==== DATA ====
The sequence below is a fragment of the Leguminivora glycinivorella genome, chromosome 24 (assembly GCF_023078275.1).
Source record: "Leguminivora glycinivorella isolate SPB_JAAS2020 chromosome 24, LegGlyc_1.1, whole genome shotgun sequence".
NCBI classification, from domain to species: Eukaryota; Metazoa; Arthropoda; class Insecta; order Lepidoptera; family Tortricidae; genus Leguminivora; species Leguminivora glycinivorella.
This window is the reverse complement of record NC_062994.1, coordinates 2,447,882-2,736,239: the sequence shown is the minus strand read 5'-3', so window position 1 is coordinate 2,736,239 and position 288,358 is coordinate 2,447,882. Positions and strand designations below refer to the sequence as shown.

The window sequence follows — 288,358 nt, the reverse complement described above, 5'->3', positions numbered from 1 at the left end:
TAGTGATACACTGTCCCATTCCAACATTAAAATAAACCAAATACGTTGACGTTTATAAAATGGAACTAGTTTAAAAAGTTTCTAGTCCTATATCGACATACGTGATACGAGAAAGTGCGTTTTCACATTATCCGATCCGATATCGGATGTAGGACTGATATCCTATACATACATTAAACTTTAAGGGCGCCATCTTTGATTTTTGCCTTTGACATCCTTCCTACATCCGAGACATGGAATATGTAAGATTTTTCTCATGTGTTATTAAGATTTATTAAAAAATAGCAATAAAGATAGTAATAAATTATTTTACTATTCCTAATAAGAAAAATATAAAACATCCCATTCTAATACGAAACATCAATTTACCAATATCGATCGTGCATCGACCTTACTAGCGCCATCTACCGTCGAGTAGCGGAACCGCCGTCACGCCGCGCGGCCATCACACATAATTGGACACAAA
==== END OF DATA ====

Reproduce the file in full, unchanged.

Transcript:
The sequence below is a fragment of the Leguminivora glycinivorella genome, chromosome 24 (assembly GCF_023078275.1).
Source record: "Leguminivora glycinivorella isolate SPB_JAAS2020 chromosome 24, LegGlyc_1.1, whole genome shotgun sequence".
NCBI classification, from domain to species: Eukaryota; Metazoa; Arthropoda; class Insecta; order Lepidoptera; family Tortricidae; genus Leguminivora; species Leguminivora glycinivorella.
This window is the reverse complement of record NC_062994.1, coordinates 2,447,882-2,736,239: the sequence shown is the minus strand read 5'-3', so window position 1 is coordinate 2,736,239 and position 288,358 is coordinate 2,447,882. Positions and strand designations below refer to the sequence as shown.

The window sequence follows — 288,358 nt, the reverse complement described above, 5'->3', positions numbered from 1 at the left end:
TAGTGATACACTGTCCCATTCCAACATTAAAATAAACCAAATACGTTGACGTTTATAAAATGGAACTAGTTTAAAAAGTTTCTAGTCCTATATCGACATACGTGATACGAGAAAGTGCGTTTTCACATTATCCGATCCGATATCGGATGTAGGACTGATATCCTATACATACATTAAACTTTAAGGGCGCCATCTTTGATTTTTGCCTTTGACATCCTTCCTACATCCGAGACATGGAATATGTAAGATTTTTCTCATGTGTTATTAAGATTTATTAAAAAATAGCAATAAAGATAGTAATAAATTATTTTACTATTCCTAATAAGAAAAATATAAAACATCCCATTCTAATACGAAACATCAATTTACCAATATCGATCGTGCATCGACCTTACTAGCGCCATCTACCGTCGAGTAGCGGAACCGCCGTCACGCCGCGCGGCCATCACACATAATTGGACACAAA